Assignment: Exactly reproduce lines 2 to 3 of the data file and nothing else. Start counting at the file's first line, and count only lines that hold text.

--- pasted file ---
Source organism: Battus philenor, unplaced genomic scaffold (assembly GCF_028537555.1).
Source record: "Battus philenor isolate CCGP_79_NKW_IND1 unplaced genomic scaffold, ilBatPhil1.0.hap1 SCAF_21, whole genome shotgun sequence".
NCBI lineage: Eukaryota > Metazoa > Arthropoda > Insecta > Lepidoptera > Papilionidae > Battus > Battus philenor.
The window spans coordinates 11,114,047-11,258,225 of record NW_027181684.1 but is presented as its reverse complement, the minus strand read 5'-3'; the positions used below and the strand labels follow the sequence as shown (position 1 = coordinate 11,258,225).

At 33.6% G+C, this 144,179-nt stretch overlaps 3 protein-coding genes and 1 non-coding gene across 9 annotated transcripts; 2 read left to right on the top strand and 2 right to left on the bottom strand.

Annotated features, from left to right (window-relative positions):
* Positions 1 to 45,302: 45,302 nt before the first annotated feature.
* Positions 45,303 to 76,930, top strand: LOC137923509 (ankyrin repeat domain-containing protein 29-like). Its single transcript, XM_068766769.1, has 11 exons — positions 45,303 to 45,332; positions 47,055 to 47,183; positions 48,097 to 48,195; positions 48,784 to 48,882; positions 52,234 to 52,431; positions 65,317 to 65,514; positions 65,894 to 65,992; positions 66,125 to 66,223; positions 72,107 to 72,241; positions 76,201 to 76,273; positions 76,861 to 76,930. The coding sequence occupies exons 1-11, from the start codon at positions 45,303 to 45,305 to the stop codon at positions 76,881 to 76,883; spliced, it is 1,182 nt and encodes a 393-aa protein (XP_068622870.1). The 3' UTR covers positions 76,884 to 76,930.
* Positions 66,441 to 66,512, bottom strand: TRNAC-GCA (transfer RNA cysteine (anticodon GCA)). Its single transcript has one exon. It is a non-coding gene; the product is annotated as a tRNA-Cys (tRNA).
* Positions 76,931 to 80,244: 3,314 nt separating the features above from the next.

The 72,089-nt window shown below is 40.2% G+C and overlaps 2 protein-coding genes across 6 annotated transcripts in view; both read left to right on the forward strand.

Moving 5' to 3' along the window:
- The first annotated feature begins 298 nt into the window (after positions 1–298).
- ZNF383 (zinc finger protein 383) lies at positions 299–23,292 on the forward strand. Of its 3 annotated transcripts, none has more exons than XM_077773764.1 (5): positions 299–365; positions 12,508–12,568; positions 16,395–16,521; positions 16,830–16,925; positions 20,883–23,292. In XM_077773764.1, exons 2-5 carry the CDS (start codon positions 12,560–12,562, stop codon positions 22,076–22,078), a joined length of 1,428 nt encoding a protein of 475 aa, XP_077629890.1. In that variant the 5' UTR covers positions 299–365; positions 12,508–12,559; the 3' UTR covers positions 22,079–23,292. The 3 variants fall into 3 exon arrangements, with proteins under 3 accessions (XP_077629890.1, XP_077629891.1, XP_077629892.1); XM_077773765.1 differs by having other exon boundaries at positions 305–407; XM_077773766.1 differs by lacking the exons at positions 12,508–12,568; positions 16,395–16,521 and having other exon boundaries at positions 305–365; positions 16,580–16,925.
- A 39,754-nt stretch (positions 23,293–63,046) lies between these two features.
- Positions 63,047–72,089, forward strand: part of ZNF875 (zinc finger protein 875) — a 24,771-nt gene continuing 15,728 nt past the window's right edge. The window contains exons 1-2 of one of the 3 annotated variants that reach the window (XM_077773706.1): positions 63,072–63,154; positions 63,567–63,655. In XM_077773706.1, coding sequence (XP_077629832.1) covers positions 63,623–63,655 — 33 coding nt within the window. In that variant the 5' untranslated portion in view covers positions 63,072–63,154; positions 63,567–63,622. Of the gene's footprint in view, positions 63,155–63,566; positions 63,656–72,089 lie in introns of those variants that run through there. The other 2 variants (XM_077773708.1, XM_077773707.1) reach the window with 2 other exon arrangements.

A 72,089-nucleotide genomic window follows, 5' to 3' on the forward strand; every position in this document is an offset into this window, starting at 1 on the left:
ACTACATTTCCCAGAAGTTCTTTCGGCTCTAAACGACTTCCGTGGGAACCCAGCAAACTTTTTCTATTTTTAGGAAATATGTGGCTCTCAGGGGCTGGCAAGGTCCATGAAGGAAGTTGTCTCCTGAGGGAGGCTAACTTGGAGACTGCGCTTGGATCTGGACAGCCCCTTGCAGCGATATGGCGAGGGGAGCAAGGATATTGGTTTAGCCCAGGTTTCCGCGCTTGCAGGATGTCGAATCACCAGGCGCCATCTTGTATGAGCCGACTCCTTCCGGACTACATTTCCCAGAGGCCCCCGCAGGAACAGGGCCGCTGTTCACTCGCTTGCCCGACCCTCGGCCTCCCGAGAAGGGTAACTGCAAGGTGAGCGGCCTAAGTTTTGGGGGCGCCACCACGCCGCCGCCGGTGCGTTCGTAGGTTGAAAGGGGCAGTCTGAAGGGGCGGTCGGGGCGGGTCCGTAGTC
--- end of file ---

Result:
Source record: "Battus philenor isolate CCGP_79_NKW_IND1 unplaced genomic scaffold, ilBatPhil1.0.hap1 SCAF_21, whole genome shotgun sequence".
NCBI lineage: Eukaryota > Metazoa > Arthropoda > Insecta > Lepidoptera > Papilionidae > Battus > Battus philenor.